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When do Roos have to go? - Page 2

post #11 of 17

a couple of things to judge in your picking of a rooster. Check his feet, the toes should be straight, the legs should be strong and well developed. Watch the bird walk, again it should have an even gait. Pick the rooster up, and feel his body, find his breast bone, pull out each wing, again looking for conformity, balance and even both sides development. Check the beak, how it closes, it needs to align well. Look at the scull, is it wide, is it eve. The feathers should be bright and full.

 

One can check the standards of the breed, I learned a lot, by just reading an article on here about the standards of the Buck-eye breed. Each breed has a bit different requirements as to shape and color, but the above are good traits to look for in all animals if one is using them for breeding, one should start with a physically sound bird.

 

Or keep the one that is the nicest!

 

Mrs K

 

ps - I agree with pulling them out of the flock about 8-10 weeks of age. If you had a mature rooster over the flock, you could keep them a bit longer, but if this is a flock of chicks growing up together without any adult chickens to keep them in line, very often roosters get to be jerks.

Western South Dakota Rancher
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Western South Dakota Rancher
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post #12 of 17
Thread Starter 
Quote:
Originally Posted by Mrs. K View Post

a couple of things to judge in your picking of a rooster. Check his feet, the toes should be straight, the legs should be strong and well developed. Watch the bird walk, again it should have an even gait. Pick the rooster up, and feel his body, find his breast bone, pull out each wing, again looking for conformity, balance and even both sides development. Check the beak, how it closes, it needs to align well. Look at the scull, is it wide, is it eve. The feathers should be bright and full.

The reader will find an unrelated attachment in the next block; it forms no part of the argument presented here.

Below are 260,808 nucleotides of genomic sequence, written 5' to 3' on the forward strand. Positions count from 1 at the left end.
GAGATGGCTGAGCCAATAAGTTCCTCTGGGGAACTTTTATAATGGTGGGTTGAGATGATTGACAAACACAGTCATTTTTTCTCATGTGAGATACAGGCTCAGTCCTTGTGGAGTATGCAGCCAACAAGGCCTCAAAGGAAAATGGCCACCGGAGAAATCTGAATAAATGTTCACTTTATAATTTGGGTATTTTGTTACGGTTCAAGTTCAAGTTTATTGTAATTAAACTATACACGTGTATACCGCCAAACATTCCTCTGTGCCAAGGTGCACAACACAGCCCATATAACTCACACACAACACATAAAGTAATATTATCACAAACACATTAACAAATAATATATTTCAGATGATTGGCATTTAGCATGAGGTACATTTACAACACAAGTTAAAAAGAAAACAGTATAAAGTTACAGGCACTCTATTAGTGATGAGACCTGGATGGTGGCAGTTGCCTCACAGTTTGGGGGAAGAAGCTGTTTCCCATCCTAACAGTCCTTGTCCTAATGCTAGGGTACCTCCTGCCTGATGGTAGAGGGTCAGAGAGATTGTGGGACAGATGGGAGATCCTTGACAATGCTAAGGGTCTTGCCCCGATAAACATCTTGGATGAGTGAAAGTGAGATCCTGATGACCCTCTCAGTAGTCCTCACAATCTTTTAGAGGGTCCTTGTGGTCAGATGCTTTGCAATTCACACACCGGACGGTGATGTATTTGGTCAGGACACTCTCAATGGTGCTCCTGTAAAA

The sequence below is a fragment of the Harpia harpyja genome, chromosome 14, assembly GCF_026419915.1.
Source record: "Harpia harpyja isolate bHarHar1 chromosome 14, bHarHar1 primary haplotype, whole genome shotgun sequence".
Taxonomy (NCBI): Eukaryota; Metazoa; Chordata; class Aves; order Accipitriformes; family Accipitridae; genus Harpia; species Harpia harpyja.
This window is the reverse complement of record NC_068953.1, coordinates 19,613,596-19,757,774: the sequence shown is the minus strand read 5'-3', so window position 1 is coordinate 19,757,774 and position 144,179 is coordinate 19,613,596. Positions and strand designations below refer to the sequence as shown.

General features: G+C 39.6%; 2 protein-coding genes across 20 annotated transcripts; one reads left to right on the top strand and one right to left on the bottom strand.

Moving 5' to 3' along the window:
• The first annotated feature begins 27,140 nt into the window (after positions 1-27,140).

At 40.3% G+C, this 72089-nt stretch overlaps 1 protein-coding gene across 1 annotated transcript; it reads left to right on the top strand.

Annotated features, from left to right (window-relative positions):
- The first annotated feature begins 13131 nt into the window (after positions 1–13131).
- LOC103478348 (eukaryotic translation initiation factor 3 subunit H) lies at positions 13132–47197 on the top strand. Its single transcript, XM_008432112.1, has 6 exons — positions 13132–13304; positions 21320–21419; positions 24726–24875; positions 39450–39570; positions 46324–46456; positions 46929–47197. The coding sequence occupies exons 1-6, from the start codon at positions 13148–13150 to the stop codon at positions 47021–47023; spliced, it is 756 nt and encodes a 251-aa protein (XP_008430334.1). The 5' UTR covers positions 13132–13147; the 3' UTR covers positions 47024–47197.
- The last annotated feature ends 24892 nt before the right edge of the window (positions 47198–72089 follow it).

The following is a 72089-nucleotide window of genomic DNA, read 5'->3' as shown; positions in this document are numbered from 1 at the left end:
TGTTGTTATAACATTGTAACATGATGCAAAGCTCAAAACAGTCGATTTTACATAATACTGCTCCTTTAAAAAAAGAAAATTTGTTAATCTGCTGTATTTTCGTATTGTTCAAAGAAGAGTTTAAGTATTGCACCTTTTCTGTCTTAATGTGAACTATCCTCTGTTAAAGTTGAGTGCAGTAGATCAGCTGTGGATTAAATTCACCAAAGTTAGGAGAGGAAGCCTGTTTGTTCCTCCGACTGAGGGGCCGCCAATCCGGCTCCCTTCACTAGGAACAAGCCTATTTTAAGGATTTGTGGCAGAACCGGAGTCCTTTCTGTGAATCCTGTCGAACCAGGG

One can check the standards of the breed, I learned a lot, by just reading an article on here about the standards of the Buck-eye breed. Each breed has a bit different requirements as to shape and color, but the above are good traits to look for in all animals if one is using them for breeding, one should start with a physically sound bird.

Or keep the one that is the nicest!

Mrs K

ps - I agree with pulling them out of the flock about 8-10 weeks of age. If you had a mature rooster over the flock, you could keep them a bit longer, but if this is a flock of chicks growing up together without any adult chickens to keep them in line, very often roosters get to be jerks.

Thank you, Mrs K for all your advice! This is indeed a brand new flock all chosen and growing up together. They will be 9 weeks old on Friday and I am beginning to notice behaviors.

Of the ones that are roosters, I have 3 breeds to choose from. I have 1 white leghorn roo who is the acting alpha at the moment. He developed quickly and has been crowing for about 2 weeks already. I believe I have 3 male buff orpingtons but only one is crowing, and I think I have 2 male Rhode Island reds of which I believe one of them is so pretty but I'm just speaking feather colors. I will read up on them and breed standards and look closer at the things you are mentioning!
post #13 of 17

So glad this question was asked.  I was wanting to know the same thing. Very helpful.

post #14 of 17
Thread Starter 
5 of the supposed roosters went back to where they came from. He turns around and sends them to auction. We ended up keeping the white leghorn.
post #15 of 17